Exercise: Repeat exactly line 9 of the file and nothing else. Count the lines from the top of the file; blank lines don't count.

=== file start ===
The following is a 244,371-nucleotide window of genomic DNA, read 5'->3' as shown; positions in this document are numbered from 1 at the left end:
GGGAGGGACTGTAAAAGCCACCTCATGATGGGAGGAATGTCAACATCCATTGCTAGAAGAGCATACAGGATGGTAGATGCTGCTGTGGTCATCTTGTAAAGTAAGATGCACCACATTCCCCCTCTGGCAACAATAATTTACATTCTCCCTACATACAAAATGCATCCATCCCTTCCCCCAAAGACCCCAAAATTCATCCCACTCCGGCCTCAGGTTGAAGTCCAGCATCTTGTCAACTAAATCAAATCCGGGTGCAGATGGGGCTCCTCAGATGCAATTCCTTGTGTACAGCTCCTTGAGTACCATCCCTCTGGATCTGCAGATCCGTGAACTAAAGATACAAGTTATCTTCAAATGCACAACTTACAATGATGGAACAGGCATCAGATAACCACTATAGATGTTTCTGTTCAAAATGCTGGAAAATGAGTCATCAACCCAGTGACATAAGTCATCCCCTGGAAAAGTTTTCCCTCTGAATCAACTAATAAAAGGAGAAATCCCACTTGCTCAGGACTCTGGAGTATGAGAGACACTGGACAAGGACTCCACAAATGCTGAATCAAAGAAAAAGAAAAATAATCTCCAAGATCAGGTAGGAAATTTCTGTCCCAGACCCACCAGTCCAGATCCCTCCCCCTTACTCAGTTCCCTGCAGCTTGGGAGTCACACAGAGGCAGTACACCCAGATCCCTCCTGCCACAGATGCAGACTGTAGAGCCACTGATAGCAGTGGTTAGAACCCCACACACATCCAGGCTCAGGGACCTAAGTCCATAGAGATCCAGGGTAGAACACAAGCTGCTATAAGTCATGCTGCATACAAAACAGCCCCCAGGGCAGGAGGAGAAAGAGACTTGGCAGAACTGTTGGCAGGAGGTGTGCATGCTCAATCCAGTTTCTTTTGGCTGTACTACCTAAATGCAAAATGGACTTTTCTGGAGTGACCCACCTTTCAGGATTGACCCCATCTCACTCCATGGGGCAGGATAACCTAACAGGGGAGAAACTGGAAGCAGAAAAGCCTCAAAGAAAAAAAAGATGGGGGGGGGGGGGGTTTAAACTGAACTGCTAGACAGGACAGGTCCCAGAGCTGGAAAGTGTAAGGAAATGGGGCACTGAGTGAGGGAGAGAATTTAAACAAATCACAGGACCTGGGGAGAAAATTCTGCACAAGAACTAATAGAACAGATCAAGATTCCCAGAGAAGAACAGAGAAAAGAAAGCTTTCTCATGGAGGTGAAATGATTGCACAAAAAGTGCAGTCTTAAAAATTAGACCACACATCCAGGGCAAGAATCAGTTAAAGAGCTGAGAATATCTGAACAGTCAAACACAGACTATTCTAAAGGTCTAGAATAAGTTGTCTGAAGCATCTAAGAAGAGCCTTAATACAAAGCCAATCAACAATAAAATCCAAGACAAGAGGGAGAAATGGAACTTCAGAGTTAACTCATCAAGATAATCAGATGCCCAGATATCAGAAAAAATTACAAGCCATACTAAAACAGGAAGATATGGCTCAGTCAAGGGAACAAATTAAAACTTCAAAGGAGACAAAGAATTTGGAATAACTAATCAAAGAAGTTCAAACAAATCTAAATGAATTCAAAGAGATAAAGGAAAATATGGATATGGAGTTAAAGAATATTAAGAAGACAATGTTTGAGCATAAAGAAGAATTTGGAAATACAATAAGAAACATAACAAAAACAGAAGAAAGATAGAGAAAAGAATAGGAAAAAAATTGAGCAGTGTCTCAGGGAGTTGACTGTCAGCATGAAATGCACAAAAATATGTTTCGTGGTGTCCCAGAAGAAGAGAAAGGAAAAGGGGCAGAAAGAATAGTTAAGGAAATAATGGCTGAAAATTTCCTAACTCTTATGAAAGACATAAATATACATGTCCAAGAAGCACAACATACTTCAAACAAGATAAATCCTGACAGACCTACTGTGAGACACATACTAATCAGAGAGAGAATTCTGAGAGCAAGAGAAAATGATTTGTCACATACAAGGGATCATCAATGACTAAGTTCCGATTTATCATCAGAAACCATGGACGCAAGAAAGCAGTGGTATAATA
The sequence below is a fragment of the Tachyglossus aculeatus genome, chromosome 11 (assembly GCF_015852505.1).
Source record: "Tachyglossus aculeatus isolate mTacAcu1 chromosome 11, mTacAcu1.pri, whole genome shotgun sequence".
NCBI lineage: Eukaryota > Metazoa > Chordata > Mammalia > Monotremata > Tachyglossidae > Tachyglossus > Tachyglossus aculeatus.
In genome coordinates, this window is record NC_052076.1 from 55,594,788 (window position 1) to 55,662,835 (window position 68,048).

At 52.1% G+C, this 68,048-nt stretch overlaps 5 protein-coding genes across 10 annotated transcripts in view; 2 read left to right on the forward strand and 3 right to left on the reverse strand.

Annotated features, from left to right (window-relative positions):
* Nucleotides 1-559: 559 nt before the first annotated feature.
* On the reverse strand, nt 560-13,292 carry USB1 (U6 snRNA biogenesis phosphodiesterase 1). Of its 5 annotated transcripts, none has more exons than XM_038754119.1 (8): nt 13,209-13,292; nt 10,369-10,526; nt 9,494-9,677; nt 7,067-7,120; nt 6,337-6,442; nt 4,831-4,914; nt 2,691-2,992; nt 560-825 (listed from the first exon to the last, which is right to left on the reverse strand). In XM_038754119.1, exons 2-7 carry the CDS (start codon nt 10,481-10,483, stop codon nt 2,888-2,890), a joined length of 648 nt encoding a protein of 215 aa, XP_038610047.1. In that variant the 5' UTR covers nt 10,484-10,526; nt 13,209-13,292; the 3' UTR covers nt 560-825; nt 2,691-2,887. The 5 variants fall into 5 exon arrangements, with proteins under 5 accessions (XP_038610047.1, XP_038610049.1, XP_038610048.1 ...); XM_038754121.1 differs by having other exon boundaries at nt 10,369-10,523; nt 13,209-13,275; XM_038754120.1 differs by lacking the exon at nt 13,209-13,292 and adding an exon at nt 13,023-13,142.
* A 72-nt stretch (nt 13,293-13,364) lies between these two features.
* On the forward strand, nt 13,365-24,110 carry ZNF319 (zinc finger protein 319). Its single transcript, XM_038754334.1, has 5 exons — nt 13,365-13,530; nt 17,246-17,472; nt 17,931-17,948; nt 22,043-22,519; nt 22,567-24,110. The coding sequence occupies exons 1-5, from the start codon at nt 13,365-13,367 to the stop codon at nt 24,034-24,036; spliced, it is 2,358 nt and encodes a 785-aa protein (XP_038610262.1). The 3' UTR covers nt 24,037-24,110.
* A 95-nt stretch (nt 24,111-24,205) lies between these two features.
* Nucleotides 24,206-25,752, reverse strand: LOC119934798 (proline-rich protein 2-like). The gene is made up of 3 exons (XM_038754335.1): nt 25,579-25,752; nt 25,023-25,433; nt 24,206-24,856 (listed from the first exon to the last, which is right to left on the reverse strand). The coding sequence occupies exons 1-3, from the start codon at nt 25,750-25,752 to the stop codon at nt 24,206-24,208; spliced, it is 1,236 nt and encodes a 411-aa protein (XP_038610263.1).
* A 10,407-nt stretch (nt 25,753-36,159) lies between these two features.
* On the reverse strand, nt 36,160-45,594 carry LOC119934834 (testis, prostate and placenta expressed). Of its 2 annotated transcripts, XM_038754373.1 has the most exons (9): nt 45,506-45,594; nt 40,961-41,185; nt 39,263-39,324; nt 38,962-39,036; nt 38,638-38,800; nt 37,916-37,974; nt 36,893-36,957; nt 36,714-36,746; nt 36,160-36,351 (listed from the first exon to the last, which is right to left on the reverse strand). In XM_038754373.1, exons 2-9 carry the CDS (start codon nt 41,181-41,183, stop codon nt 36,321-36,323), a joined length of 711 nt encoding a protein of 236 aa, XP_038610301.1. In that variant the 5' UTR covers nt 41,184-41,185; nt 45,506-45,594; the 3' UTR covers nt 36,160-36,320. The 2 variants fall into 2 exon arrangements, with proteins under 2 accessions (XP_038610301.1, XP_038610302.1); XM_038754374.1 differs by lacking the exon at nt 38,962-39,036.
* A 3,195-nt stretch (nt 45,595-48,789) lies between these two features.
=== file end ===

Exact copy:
* Nucleotides 1-559: 559 nt before the first annotated feature.